Balancing Illinois' budget should start with rescinding tax breaks that have not created promised jobs

  • Robert G. Engel

    Robert G. Engel

By Robert B. Engel
Guest columnist
Posted11/9/2020 1:00 AM

As Illinois continues to confront an economic challenge without modern precedent, lawmakers have the near-impossible task of balancing the budget. They should start by revisiting lucrative tax breaks tied to job creation that have potentially failed to live up to their promise.

Deals that have, in fact, fallen short should be immediately rescinded, providing much-needed revenue for the state and putting Illinois back on the path to economic recovery.


With both a significant decline in revenues and a rapid rise in unemployment, Illinois' budget shortfalls are expected to reach $2.7 billion by year end as states nationwide grapple with lasting damage that experts estimate could top $555 billion. With the clock ticking on how the state will balance its budgets in the years to come, lawmakers must urgently explore realistic and prudent opportunities for ensuring financial solvency by any means.

Revisiting the deals Illinois made with Amazon in recent years would be a fitting place to start. Illinois is just one of the dozens of states and municipalities that have met Amazon's demands to build new facilities, offering millions of dollars in lucrative tax breaks on the promise of job creation and driving economic growth.

In fact, a new report revealed that Amazon has been offered subsidies totaling at least $741 million to build warehouses in Joliet, Monee and Aurora

As Illinois begins to rebuild, the state needs proven job creators that can accelerate economic growth and create employment opportunities for all Illinoisans.

Unfortunately, Amazon has consistently failed to live up to its attractive promises. Despite the fanfare that typically accompanies these deals, experts have found that Amazon fulfillment centers consistently fail to create net job growth and will eventually lead to job losses in other industries that have long been part of the community.

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An Amazon distributor in Rockford laid off over 1,000 workers -- a clear indication that Amazon facilities do not necessarily lead to job growth.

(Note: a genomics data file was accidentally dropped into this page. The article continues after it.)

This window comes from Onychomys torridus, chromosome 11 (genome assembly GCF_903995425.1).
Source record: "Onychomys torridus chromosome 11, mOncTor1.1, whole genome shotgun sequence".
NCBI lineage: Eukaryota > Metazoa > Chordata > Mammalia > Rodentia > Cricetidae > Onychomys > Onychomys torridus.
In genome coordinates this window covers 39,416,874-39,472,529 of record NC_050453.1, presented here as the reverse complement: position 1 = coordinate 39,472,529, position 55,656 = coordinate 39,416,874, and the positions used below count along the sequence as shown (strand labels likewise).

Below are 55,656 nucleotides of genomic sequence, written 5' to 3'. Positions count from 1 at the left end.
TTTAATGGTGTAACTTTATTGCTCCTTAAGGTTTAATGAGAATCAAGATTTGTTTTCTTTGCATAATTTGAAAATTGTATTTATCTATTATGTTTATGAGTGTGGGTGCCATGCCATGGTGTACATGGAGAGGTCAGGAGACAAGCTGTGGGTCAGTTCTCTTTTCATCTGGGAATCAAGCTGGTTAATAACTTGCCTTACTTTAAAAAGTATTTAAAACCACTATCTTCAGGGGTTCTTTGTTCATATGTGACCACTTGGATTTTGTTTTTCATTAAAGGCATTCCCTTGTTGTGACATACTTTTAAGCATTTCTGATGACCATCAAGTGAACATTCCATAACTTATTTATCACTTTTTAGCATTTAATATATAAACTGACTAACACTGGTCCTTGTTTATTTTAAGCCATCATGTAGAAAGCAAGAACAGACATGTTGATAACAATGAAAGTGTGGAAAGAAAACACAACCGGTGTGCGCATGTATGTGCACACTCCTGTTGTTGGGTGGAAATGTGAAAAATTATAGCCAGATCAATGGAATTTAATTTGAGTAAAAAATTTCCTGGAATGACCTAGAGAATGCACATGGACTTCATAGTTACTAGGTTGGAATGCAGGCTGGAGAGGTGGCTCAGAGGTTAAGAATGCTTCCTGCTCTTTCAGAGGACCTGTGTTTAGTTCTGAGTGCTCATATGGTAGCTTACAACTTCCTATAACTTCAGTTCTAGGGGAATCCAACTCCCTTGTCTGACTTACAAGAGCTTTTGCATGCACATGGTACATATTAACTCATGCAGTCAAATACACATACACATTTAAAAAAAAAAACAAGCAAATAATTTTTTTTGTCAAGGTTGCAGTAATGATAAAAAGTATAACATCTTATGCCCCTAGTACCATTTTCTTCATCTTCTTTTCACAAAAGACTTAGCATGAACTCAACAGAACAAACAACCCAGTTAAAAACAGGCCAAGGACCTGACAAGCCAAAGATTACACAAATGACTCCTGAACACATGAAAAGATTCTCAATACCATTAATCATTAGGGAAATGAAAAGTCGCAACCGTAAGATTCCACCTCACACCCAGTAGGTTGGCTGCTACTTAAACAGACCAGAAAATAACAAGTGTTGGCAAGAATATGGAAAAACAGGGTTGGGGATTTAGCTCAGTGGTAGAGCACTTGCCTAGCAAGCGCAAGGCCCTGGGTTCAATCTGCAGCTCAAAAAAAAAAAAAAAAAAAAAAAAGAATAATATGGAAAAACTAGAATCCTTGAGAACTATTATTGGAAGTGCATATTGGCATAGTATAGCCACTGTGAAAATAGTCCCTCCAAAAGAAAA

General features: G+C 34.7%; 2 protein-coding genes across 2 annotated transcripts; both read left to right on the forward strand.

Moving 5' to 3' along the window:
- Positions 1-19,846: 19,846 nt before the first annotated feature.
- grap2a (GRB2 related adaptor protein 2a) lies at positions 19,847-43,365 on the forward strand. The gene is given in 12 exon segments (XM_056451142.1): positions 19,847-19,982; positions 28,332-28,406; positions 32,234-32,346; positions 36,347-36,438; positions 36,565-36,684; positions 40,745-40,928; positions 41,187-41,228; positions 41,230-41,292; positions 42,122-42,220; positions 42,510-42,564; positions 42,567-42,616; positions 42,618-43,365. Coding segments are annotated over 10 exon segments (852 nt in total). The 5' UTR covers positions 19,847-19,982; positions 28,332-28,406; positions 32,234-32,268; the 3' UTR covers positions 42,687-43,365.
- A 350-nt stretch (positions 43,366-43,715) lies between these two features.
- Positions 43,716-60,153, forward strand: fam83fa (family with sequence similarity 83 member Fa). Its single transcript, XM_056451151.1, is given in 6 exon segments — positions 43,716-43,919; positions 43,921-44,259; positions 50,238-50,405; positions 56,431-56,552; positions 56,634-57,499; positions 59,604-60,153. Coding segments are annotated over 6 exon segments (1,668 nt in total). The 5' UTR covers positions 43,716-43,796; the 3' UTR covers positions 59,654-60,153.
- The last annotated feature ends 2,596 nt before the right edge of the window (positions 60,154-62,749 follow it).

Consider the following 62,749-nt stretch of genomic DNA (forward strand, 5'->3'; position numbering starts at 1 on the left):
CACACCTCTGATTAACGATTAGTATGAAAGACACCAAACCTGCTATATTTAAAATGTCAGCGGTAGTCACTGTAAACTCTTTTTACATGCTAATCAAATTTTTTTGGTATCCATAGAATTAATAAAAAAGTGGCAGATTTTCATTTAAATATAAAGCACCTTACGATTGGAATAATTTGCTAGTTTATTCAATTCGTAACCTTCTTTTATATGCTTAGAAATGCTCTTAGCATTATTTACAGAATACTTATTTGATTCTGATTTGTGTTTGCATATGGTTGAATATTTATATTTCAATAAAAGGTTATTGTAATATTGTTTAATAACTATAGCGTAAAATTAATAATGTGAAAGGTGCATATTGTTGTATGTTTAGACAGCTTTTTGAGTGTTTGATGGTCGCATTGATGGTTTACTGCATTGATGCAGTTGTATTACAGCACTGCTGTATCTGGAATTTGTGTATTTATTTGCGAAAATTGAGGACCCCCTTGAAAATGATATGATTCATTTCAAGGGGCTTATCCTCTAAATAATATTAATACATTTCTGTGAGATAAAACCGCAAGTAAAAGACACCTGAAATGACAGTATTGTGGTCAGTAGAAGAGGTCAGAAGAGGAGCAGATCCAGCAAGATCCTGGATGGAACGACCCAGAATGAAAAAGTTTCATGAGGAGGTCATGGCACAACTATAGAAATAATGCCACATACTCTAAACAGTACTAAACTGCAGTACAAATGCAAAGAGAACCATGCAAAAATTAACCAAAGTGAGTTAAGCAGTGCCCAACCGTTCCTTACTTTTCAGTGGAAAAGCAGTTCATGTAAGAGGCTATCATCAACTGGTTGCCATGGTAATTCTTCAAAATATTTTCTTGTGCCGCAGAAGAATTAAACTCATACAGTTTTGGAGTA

At the same time, Amazon has proven in recent months to be willing to agree to construction plans without being offered an array of generous financial incentives. For instance, the company just announced plans for a nearly 4 million square foot distribution center at the site of the Michigan State Fairgrounds in Detroit -- all without any subsidies or tax breaks for the project. This should serve as a clear indication to lawmakers that these incentives from states have provided unnecessary benefits for the company at a time when every penny counts.

And while state governments continue to suffer, Amazon has doubled its profits during the most damaging months of the pandemic, and appears poised to emerge stronger than ever. With so many local businesses facing a daunting road to recovery, lawmakers need to be focusing on getting more into the hands of business owners in our communities, rather than one of America's richest corporations.

Simply put, this is a company that does not need any more help.

Given the current economic challenges faced by Illinois and the questions surrounding the benefits that come with Amazon's expansion in local communities, continuing down the road with subsidies and tax breaks will only make matters worse for all of those in Illinois.

As the state considers ways to balance its budget, there should be serious consideration given to re-examining the subsidies that Illinois has offered Amazon and immediately begin renegotiating the terms of any past agreements with the company.

• Robert B. Engel is the chief spokesperson for the Free & Fair Markets Initiative, a nonprofit watchdog group committed to promoting a fair, modern marketplace that works for all Americans.

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